This original sixpence dates from 1819, the year in which Queen Victoria was born. Queen Victoria’s father, Prince Edward, Duke of Kent and Strathearn, was the fourth son of George III and she inherited the throne because her three uncles – George VI, Frederick Duke of York and William IV – had no legitimate children who survived.
Sixpences were common currency in the eighteenth century and in a time when £1 equalled 20 shillings and 1 shilling equalled 12 pence, the sixpence was effectively a half-shilling coin. In the eighteenth century, a minimum salary of £40 a year was required to support a family and to live a comfortable life required around £100 a year. Average wages for a carpenter were around 3 shillings a day or £39 a year, renting a house would cost around £10 a year and a standard size loaf of bread cost 5 pence.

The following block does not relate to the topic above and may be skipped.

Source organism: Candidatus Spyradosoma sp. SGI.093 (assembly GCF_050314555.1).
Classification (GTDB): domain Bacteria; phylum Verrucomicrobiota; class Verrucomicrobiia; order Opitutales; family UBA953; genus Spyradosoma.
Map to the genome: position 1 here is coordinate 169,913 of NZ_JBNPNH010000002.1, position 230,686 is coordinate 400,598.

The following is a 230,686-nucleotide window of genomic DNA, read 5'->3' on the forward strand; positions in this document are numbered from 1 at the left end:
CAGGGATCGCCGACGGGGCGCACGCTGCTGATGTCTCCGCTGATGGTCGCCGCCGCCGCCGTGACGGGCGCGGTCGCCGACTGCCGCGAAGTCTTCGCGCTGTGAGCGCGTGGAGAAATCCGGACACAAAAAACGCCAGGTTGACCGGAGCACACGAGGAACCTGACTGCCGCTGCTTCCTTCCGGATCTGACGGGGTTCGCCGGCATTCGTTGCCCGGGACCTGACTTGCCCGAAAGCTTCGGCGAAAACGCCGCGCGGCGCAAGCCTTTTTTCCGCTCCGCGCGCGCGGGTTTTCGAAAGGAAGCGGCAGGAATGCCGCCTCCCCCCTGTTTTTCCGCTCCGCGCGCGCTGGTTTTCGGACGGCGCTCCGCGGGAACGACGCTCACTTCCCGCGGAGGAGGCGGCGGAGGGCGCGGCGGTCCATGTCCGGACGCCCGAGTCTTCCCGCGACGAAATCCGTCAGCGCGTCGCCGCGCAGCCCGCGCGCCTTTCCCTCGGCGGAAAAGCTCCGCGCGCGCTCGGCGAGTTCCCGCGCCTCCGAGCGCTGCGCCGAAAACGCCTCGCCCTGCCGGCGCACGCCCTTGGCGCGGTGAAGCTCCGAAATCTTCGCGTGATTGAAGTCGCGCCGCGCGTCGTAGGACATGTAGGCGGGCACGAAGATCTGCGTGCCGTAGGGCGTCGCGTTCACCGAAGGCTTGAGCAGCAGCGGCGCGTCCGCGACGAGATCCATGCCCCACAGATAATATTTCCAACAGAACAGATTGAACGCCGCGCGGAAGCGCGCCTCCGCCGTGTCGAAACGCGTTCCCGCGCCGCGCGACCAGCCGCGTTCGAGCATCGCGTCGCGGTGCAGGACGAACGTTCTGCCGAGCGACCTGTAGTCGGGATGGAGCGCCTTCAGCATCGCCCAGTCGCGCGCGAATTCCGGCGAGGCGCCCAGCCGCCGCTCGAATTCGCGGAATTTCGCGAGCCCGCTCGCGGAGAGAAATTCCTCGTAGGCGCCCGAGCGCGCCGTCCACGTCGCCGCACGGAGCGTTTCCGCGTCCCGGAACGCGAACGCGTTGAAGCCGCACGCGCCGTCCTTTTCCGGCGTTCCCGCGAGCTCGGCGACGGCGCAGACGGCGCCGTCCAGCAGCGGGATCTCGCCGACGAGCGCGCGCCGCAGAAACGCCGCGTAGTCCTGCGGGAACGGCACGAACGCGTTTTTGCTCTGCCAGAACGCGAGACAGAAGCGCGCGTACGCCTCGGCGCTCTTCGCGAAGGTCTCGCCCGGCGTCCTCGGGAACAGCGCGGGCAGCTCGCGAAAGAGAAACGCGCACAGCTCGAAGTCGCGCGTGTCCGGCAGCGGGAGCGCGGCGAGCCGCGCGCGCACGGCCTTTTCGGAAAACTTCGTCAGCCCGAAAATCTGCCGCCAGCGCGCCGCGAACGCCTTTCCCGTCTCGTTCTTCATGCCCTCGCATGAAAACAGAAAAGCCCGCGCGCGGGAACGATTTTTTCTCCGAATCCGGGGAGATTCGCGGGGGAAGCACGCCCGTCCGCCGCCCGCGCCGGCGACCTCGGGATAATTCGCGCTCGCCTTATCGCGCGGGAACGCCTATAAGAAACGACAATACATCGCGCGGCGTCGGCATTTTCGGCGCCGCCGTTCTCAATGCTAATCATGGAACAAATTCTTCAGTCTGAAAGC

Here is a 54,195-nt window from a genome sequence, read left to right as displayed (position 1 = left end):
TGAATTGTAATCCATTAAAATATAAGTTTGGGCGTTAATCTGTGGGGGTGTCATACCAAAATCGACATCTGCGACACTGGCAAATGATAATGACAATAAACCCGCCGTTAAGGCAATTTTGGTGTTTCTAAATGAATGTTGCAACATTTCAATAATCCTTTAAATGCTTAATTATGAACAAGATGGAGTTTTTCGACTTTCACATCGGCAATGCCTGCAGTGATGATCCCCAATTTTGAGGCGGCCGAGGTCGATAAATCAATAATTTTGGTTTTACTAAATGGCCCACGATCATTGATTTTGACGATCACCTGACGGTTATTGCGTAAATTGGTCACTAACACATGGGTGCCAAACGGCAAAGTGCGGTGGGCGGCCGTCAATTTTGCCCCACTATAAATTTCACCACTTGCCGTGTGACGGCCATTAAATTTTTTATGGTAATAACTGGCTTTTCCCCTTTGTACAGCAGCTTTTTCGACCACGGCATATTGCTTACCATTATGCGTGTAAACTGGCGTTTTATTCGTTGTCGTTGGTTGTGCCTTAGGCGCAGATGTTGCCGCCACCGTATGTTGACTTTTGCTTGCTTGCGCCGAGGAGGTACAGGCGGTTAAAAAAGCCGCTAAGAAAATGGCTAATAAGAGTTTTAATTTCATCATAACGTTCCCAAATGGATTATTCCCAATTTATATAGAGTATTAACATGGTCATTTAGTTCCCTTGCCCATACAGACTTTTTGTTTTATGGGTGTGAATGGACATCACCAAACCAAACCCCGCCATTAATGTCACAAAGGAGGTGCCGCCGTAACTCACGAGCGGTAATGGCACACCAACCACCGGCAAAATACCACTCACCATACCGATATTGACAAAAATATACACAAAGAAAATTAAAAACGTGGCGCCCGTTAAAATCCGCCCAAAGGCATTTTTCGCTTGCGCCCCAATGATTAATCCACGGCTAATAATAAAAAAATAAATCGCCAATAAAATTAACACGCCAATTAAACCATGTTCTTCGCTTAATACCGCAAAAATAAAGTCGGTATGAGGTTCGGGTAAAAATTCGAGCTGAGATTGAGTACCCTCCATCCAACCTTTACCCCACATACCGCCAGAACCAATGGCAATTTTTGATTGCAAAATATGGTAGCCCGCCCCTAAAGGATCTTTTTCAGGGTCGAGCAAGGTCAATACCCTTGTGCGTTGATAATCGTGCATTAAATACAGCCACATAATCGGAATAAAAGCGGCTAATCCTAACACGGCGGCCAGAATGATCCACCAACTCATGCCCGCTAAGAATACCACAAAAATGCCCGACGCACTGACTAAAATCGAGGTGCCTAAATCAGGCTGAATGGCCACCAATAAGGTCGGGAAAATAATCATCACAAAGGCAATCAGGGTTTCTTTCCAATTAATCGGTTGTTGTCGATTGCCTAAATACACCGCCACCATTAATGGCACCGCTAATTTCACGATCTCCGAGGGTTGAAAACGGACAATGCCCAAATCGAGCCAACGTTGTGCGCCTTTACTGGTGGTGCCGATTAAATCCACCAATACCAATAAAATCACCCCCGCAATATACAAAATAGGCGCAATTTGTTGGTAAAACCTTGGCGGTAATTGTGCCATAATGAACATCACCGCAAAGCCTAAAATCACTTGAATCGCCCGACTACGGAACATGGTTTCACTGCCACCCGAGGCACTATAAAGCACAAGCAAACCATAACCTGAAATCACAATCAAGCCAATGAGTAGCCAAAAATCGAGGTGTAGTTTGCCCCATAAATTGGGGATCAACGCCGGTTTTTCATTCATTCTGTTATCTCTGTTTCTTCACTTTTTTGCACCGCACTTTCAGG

|Alloy||.925 Sterling Silver|
|Reverse Designer||Thomas Wyon|
|Obverse Designer||Benedetto Pistrucci|
|Pure Metal Type||Silver|